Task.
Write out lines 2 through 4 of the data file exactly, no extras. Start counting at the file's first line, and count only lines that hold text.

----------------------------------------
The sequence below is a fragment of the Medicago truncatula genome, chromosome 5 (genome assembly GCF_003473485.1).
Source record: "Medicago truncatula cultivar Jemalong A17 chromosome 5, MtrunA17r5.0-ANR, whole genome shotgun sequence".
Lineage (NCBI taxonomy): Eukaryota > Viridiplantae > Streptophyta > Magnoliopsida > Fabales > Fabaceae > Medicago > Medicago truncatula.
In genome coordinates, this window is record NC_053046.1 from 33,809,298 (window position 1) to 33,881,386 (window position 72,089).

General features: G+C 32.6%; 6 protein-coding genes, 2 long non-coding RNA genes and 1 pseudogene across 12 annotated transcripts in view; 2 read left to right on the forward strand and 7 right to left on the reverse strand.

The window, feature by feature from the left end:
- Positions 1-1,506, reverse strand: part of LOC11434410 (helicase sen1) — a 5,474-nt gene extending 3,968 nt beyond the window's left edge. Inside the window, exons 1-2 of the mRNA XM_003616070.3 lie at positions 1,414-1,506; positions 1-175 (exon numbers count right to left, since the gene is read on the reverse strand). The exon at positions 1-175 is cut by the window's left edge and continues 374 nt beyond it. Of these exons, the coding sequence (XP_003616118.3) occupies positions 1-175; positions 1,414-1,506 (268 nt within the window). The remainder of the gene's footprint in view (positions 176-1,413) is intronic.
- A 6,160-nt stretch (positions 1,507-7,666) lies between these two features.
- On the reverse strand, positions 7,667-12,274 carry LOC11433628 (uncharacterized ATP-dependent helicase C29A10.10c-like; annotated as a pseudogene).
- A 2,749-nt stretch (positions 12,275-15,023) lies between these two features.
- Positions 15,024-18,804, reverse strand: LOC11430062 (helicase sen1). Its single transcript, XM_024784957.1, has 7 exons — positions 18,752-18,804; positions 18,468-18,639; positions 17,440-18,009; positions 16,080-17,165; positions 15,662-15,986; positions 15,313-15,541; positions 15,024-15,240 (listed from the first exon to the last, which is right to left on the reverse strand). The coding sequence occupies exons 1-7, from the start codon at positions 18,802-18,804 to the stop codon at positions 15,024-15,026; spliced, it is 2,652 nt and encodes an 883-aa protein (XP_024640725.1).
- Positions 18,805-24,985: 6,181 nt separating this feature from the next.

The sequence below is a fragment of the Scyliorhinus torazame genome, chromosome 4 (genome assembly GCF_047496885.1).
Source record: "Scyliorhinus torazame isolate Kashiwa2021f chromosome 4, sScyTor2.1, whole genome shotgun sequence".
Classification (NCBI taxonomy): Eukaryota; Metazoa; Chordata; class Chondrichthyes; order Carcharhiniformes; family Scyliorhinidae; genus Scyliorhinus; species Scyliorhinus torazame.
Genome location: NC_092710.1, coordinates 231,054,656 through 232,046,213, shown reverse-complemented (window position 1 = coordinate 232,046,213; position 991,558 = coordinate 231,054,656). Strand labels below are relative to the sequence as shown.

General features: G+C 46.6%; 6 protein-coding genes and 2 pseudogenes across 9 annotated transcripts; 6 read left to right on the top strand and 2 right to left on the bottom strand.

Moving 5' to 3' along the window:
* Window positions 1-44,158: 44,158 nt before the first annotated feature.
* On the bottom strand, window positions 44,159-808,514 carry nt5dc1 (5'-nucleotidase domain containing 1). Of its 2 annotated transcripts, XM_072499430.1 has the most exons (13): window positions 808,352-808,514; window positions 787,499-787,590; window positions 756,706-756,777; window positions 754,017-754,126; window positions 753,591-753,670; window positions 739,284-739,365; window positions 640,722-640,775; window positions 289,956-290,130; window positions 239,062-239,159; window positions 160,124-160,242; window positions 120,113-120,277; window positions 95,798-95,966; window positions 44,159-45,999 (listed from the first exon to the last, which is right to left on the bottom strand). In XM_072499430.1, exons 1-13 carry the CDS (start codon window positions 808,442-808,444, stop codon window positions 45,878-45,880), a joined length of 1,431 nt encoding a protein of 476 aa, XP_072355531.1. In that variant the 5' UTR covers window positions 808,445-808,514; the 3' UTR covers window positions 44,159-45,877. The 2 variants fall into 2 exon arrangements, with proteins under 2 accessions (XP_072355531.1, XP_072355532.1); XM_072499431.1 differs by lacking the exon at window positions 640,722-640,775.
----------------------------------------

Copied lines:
Source record: "Medicago truncatula cultivar Jemalong A17 chromosome 5, MtrunA17r5.0-ANR, whole genome shotgun sequence".
Lineage (NCBI taxonomy): Eukaryota > Viridiplantae > Streptophyta > Magnoliopsida > Fabales > Fabaceae > Medicago > Medicago truncatula.
In genome coordinates, this window is record NC_053046.1 from 33,809,298 (window position 1) to 33,881,386 (window position 72,089).